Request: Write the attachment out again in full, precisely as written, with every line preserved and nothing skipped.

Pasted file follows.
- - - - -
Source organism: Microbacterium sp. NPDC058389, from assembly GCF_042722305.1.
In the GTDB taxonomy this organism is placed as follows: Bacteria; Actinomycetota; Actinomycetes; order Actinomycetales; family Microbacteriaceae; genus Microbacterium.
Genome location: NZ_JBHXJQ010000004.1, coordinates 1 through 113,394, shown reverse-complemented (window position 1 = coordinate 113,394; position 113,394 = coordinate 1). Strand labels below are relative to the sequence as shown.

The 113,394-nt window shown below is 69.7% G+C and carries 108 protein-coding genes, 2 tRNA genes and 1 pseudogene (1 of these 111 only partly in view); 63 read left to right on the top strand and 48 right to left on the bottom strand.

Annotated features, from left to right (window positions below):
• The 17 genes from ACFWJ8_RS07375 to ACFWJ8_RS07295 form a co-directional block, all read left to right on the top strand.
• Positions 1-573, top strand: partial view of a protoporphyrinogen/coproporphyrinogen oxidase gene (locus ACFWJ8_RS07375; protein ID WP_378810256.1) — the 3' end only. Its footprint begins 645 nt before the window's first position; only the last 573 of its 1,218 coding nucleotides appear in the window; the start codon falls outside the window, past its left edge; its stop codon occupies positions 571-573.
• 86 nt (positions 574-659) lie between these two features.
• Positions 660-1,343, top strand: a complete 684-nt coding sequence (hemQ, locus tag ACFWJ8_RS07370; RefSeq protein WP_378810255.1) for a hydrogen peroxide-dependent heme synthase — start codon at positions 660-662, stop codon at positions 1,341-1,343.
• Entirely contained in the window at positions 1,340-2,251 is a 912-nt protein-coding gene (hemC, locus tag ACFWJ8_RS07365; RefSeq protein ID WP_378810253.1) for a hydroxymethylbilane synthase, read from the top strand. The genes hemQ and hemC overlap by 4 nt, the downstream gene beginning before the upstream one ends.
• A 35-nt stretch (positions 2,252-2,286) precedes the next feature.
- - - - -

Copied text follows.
Source organism: Microbacterium sp. NPDC058389, from assembly GCF_042722305.1.
In the GTDB taxonomy this organism is placed as follows: Bacteria; Actinomycetota; Actinomycetes; order Actinomycetales; family Microbacteriaceae; genus Microbacterium.
Genome location: NZ_JBHXJQ010000004.1, coordinates 1 through 113,394, shown reverse-complemented (window position 1 = coordinate 113,394; position 113,394 = coordinate 1). Strand labels below are relative to the sequence as shown.

The 113,394-nt window shown below is 69.7% G+C and carries 108 protein-coding genes, 2 tRNA genes and 1 pseudogene (1 of these 111 only partly in view); 63 read left to right on the top strand and 48 right to left on the bottom strand.

Annotated features, from left to right (window positions below):
• The 17 genes from ACFWJ8_RS07375 to ACFWJ8_RS07295 form a co-directional block, all read left to right on the top strand.
• Positions 1-573, top strand: partial view of a protoporphyrinogen/coproporphyrinogen oxidase gene (locus ACFWJ8_RS07375; protein ID WP_378810256.1) — the 3' end only. Its footprint begins 645 nt before the window's first position; only the last 573 of its 1,218 coding nucleotides appear in the window; the start codon falls outside the window, past its left edge; its stop codon occupies positions 571-573.
• 86 nt (positions 574-659) lie between these two features.
• Positions 660-1,343, top strand: a complete 684-nt coding sequence (hemQ, locus tag ACFWJ8_RS07370; RefSeq protein WP_378810255.1) for a hydrogen peroxide-dependent heme synthase — start codon at positions 660-662, stop codon at positions 1,341-1,343.
• Entirely contained in the window at positions 1,340-2,251 is a 912-nt protein-coding gene (hemC, locus tag ACFWJ8_RS07365; RefSeq protein ID WP_378810253.1) for a hydroxymethylbilane synthase, read from the top strand. The genes hemQ and hemC overlap by 4 nt, the downstream gene beginning before the upstream one ends.
• A 35-nt stretch (positions 2,252-2,286) precedes the next feature.